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Tuesday, January 07, 2020

Les bibliothèques canadiennes, 1604-1960 by Antonio Drolet (1965)

Les bibliothèques canadiennes, 1604-1960 by Antonio Drolet. Ottawa: Le Cercle du Livre de France, 1965. 234 p., tables.

Antonio Drolet, n.d.
Antonio Drolet, n.d.
Antonio Drolet was born in Québec City on July 31, 1904, and studied at the Petit Séminaire de Québec where many young Catholic clerics were educated. He earned his BA at Université Laval in 1925. Eventually,  he chose a career outside religious studies: he became an academic librarian at Laval. He also performed duties as a Secretary to the respected literary critic and rector of Laval, Camille Roy. Later, he organized and directed work at the library in the Faculty of Medicine at Sainte-Foy from 1955-1961. In 1964, Drolet became chief librarian at the Archives of Québec. During his career, he published important works, notably Bibliographie du roman canadien-français 1900–1950 in 1955 and Les Bibliothèques canadiennes 1604–1960 in 1965 along with many scholarly articles on libraries, especially in the vicinity of Quebec City (see below). Drolet died on June 30, 1970.

Antonio Drolet's history of Canadian libraries was a groundbreaking work in Canadian library historiography and owed much to his knowledge of Canadian bibliography and his own scholarly work on libraries and book collections in the province of Quebec. In attempting to encompass the development of our nation's libraries from the arrival of French explorers to the postwar period after 1945, the author was examining an area of research that was, for the most part, a patchwork of regional histories and unsynthesized commentaries. Drolet was largely successful in striving to weld these pieces together in a sweeping historical survey of Canadian library development. More than half a century later, some parts may seem dated or insubstantial due to subsequent research, nevertheless, Les Bibliothèques canadiennes is still a reliable, concise account which blends Drolet's narrative and analysis, notably his portrayal of the considerable influence of the clergy in Quebec's public library development. Drolet was steadfast in his account of the historical ascendancy of public services at a time when Quebec's politics and culture in the 1960s -- the Quiet Revolution -- was fundamentally changing life in Quebec. Drolet seems to be deeply aware of this trend and, as a result, his general work remains an important starting point in historical inquiry, especially for the evolution of libraries in Quebec.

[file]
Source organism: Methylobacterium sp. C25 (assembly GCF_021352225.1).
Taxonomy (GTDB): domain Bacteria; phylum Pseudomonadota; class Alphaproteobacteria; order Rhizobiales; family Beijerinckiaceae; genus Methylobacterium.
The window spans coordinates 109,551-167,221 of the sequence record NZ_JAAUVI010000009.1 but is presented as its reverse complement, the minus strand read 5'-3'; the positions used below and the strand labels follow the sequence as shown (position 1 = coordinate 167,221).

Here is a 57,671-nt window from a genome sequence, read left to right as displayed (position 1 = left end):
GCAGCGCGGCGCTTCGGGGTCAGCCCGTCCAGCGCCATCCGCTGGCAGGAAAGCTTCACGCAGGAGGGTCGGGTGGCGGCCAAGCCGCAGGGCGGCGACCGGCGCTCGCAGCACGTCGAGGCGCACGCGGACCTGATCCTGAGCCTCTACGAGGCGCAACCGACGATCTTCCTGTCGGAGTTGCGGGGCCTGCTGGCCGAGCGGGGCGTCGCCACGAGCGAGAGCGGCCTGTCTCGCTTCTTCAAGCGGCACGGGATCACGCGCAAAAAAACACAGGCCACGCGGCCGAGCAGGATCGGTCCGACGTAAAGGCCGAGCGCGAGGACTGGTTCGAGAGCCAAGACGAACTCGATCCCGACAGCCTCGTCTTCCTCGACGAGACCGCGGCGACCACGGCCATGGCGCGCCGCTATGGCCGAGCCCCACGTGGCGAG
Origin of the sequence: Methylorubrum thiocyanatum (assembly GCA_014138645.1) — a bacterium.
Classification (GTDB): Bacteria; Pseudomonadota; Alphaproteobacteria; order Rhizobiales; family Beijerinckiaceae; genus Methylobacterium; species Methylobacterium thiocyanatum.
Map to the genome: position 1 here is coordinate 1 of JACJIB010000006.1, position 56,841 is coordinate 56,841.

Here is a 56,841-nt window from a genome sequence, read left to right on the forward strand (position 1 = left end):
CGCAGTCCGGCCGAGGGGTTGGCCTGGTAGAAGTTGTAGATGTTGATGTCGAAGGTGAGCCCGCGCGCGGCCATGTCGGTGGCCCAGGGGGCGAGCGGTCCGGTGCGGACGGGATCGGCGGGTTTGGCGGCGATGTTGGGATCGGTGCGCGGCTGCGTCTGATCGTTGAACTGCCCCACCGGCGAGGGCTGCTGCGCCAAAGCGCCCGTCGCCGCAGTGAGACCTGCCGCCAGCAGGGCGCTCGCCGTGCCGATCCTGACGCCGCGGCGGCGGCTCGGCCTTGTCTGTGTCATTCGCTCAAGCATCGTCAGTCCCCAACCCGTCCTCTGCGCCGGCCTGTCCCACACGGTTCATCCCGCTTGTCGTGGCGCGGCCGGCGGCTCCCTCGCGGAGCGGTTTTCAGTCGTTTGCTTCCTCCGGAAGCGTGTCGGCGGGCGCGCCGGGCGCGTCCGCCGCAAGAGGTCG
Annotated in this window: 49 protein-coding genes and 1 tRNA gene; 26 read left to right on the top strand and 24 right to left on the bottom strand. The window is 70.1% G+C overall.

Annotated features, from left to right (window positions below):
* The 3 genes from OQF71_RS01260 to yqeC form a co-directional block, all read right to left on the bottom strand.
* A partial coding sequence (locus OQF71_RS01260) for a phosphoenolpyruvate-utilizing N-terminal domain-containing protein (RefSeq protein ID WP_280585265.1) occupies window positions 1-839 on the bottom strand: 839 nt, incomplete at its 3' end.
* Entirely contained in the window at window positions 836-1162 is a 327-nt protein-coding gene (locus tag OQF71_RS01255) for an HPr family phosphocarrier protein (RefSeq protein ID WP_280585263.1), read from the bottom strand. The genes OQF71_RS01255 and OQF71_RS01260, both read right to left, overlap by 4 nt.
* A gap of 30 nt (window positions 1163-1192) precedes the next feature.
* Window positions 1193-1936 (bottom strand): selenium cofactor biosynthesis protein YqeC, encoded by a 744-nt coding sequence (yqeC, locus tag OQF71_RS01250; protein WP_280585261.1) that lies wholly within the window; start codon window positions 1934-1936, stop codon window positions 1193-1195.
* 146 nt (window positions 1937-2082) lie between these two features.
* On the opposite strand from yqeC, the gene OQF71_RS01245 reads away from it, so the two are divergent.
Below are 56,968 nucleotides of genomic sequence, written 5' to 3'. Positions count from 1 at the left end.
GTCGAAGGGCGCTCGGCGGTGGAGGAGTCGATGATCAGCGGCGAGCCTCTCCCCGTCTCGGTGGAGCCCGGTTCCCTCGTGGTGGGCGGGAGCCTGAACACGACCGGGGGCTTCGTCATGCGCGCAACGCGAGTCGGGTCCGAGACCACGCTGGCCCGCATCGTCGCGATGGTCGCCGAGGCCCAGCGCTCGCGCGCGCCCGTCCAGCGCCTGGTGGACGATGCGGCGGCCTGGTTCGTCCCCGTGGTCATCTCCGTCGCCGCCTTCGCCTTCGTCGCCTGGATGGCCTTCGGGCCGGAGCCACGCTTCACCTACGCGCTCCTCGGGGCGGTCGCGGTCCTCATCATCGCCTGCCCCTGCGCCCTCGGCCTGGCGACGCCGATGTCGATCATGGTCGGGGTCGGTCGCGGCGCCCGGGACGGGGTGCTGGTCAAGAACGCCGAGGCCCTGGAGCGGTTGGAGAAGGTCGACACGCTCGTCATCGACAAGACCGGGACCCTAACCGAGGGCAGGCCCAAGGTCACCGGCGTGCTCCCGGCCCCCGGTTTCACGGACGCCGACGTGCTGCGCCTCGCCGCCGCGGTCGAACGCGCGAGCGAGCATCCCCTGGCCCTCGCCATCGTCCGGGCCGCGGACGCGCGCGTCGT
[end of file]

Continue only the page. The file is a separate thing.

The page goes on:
Drolet chose to divide Canada's library chronology into three parts, from (1) the early libraries in the French colony established by Samuel Champlain to the British military victories in the Seven Years' War at Québec City and Montréal (1604-1760), (2) the British colonial period to Confederation, to (3) the entire post-Confederation period (1867-1960) of developing nationhood. These dates mirror the earlier dominance of political history in Canada's past established by Canadian historians in the first part of the 20th century and the ideas that emerged from its colonial experience and the aftermath of Confederation. Of course, Drolet composed his work before the rise of new social history in Canadian universities that involved a variety of studies on urbanism, ethnicity, labour, demographics, regional or societal structures, and more complex patterns of chronology. It was sometimes called "history from below" or "history with the politics left out." This new history used different viewpoints and source materials and did not focus on attempts at a national synthesis. Drolet was composing his narrative at a time when French-language historians at two major universities, Laval and Montreal, were beginning to re-interpret Quebec's history using professional standards to investigate the province's social and cultural development beyond the traditional nationalist emphasis on the survival of francophone culture in a North American setting. Les Bibliothèques canadiennes displays an interest in print culture and book history, areas of study in their own right in relation to the field French-Canadian library history. Drolet's successors who have made authoritative contributions to Quebec's library history, such as Yvan Lamonde, Gilles Gallichan, or Marcel Lajeunesse -- have followed in this tradition of interrelating library history with printing and publishing, the history of books, literacy, reading, and intellectual development. These works reflect the new cultural historiography that became more influential on both sides of the Atlantic in the 1980s, many years after Drolet's publication appeared.